Scorcese and DiCaprio should be ashamed. "The Wolf of Wall Street" is a disaster that engages its audience through the type of stuff I'd expect in a Uwe Boll film.
In 2022, the United States has been overtaken by a new legion of
Founding Fathers who implement a twelve hour period of near-complete
lawlessness aimed at allowing citizens to properly vent frustration
built up over the year. The Sandin family, led by patriarch James
(Ethan Hawke) has a fancy security system designed to keep the violence
out and the family safe inside, but that all changes when son Charlie
allows sanctuary to a homeless man fleeing a band of murderous freaks.
"The Purge" is an absolutely brilliant movie concept that gets so bogged down in the weight of its own message that it reverts to an average-at- best action-horror flick. The script sees fit to introduce a fascinating idea, that of a night of pure terror sanctioned by the government, and the ramifications that bad decisions can bring. It tries to prove violence as an answer to pent up emotion, but gives little payoff for the few humane enough to say 'no' to the destruction.
The biggest problem here is simple explanation. Just throw in a sentence here and there to explain the following; Is it really beneficial to the economy to allow people to use extreme measures to do whatever they want? If buildings collapse or manual workers are killed, what happens to profits? Are taxes at sky-high rates to pay for all the wounded receiving treatment afterwards? Little things so unexplained. Why is the rebellious boyfriend even in the script, what did he do to advance the plot? He is forgotten by the end.
Acting wise, Ethan Hawke does a good job as the father trying to protect his wife and family. Yet you'd think, for a security salesman, he would implement a fail safe or two preventing young kids from opening intricate home defense systems with the touch of a button. Lena Headey is breathtaking and makes a great heroine, but she seems to have the bare minimum interest in her children's well being, not even knowing where either of them are for most of the film. Rhys Wakefield makes for a creepy but unmemorable villain.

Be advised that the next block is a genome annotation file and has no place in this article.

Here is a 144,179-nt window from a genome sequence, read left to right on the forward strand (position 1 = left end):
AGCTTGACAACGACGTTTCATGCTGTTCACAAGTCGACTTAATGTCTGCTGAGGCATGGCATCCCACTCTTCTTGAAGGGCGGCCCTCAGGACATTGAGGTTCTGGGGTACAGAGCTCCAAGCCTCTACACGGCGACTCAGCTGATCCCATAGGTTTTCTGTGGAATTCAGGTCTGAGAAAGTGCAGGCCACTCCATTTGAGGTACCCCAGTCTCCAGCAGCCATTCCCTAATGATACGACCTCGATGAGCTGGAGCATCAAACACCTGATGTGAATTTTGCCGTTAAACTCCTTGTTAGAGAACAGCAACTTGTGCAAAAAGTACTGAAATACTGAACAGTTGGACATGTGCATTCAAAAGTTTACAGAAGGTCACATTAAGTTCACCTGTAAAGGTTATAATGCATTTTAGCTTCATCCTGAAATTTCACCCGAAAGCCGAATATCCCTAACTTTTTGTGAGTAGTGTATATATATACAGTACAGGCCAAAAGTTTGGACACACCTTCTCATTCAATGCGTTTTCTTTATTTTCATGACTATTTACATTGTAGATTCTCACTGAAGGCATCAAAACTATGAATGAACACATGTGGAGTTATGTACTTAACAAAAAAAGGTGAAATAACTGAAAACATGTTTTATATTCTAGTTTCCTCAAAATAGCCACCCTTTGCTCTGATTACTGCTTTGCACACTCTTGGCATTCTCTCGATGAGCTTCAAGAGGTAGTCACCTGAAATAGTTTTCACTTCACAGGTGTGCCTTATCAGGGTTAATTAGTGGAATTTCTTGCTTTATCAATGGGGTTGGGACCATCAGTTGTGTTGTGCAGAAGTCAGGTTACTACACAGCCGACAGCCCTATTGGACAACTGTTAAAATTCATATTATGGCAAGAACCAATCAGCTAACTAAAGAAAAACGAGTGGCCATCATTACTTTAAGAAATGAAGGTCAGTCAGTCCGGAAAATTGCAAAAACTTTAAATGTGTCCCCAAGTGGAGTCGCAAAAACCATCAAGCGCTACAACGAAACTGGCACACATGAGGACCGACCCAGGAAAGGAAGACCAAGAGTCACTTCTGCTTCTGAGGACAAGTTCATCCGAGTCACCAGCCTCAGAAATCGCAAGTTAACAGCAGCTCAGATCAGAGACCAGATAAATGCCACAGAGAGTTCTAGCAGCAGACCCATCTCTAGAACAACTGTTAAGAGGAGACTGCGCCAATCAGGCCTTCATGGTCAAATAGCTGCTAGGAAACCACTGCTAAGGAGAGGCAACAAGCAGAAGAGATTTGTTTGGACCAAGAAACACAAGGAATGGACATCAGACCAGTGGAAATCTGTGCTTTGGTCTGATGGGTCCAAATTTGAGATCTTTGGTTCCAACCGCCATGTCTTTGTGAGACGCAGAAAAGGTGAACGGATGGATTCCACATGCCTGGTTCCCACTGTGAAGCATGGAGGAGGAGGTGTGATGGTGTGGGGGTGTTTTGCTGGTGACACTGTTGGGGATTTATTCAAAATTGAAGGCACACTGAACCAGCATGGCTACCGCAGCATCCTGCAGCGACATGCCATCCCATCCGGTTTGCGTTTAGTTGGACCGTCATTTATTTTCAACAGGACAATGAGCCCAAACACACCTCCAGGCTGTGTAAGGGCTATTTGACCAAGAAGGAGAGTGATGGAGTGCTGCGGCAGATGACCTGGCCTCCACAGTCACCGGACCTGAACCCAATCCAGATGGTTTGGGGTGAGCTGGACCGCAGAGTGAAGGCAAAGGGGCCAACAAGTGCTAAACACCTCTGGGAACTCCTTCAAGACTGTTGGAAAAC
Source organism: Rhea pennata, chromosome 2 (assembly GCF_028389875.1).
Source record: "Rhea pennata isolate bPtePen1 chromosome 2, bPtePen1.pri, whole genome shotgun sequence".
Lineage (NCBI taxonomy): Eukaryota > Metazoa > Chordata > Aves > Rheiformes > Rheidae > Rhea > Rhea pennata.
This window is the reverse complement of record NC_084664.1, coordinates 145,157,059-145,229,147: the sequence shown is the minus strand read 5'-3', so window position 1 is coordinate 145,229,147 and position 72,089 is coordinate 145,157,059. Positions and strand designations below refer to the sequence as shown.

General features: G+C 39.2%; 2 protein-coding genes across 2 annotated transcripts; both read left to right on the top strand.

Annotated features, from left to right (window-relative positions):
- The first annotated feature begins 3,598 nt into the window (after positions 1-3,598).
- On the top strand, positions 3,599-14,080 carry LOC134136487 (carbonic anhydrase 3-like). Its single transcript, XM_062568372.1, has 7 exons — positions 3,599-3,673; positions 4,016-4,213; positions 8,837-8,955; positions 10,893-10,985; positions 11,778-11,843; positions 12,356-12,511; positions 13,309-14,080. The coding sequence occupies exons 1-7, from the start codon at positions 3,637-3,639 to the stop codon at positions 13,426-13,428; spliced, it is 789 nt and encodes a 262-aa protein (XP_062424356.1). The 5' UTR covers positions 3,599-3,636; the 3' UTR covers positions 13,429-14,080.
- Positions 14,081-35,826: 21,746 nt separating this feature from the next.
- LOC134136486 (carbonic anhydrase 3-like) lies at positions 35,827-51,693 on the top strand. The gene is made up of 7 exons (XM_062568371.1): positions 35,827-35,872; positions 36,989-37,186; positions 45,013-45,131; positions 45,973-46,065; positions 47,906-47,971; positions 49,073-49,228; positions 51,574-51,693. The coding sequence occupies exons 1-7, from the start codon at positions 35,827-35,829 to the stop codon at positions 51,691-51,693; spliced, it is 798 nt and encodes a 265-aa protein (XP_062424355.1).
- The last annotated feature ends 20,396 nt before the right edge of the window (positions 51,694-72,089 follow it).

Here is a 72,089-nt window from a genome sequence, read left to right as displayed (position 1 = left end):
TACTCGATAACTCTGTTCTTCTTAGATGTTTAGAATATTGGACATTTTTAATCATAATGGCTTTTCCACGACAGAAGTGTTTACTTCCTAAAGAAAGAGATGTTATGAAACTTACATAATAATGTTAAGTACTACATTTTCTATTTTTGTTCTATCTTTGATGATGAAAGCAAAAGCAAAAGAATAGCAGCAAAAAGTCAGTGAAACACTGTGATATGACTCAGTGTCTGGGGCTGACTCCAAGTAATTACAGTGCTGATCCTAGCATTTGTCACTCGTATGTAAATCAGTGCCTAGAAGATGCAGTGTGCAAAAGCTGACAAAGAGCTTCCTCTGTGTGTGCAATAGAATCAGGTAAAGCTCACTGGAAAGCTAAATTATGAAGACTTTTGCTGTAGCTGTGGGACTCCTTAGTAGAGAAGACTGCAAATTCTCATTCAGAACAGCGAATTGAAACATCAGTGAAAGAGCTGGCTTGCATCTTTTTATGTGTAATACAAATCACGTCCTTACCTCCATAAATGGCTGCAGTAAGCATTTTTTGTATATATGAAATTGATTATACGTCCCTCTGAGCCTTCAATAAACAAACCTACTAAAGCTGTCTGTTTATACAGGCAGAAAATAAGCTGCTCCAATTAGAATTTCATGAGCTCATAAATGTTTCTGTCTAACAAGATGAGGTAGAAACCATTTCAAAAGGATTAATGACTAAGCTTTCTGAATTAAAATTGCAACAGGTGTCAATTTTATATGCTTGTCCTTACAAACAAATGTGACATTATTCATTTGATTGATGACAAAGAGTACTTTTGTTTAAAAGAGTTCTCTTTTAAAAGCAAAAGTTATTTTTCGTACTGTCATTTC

This is a decent movie and worth a rental. It will make you think, but not of the morality or immorality behind the Purge. Instead you'll be scratching your head as to the incompetency of the Sandins. Perhaps diverting your attention from the inhumanity of the Purge is the point.
A nameless attorney, called The Counselor (Michael Fassbender) has
everything going for him: a good job, powerful friends, and an
engagement to his beautiful girlfriend Laura (Penelope Cruz). But greed
trumps comfort as the Counselor's friend Reiner (Javier Bardem)
involves him in drug trade along the U.S.-Mexico border. As the deal
goes bad, the nameless attorney has to pick up the pieces and try to
either put his life back in place or flee the vanity that he has slowly
become accustomed to.
The second the screen went black, I knew I hadn't seen a great film. But I also knew I hadn't seen a bad film. The Counselor has brief moments of genius that flash as bright as any classic, but also shares pedantic, drawn-out scenes that seem like filler. It boasts an A-list cast turning in terrific performances, but none seem to know exactly what they are doing, or what their purpose is to the story. There is no doubt that The Counselor has a profound message, but the message gets bogged down in the confusion of important questions the script has no answers to.